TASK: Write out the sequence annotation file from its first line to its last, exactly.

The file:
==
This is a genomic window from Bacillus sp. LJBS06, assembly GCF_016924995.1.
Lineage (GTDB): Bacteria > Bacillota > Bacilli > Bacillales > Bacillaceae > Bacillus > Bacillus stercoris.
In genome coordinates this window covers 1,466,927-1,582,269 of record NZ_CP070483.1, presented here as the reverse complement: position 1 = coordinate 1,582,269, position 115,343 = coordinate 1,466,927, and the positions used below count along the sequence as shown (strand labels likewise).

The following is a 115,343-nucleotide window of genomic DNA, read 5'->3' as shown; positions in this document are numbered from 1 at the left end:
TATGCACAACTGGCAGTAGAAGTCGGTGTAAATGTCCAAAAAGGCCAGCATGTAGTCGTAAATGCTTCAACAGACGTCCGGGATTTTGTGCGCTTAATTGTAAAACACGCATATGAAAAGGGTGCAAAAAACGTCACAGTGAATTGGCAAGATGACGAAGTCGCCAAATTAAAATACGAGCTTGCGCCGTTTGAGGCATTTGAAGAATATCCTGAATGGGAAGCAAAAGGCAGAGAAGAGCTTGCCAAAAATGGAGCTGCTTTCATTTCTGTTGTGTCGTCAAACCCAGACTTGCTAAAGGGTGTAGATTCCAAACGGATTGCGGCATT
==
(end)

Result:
This is a genomic window from Bacillus sp. LJBS06, assembly GCF_016924995.1.
Lineage (GTDB): Bacteria > Bacillota > Bacilli > Bacillales > Bacillaceae > Bacillus > Bacillus stercoris.
In genome coordinates this window covers 1,466,927-1,582,269 of record NZ_CP070483.1, presented here as the reverse complement: position 1 = coordinate 1,582,269, position 115,343 = coordinate 1,466,927, and the positions used below count along the sequence as shown (strand labels likewise).

The following is a 115,343-nucleotide window of genomic DNA, read 5'->3' as shown; positions in this document are numbered from 1 at the left end:
TATGCACAACTGGCAGTAGAAGTCGGTGTAAATGTCCAAAAAGGCCAGCATGTAGTCGTAAATGCTTCAACAGACGTCCGGGATTTTGTGCGCTTAATTGTAAAACACGCATATGAAAAGGGTGCAAAAAACGTCACAGTGAATTGGCAAGATGACGAAGTCGCCAAATTAAAATACGAGCTTGCGCCGTTTGAGGCATTTGAAGAATATCCTGAATGGGAAGCAAAAGGCAGAGAAGAGCTTGCCAAAAATGGAGCTGCTTTCATTTCTGTTGTGTCGTCAAACCCAGACTTGCTAAAGGGTGTAGATTCCAAACGGATTGCGGCATT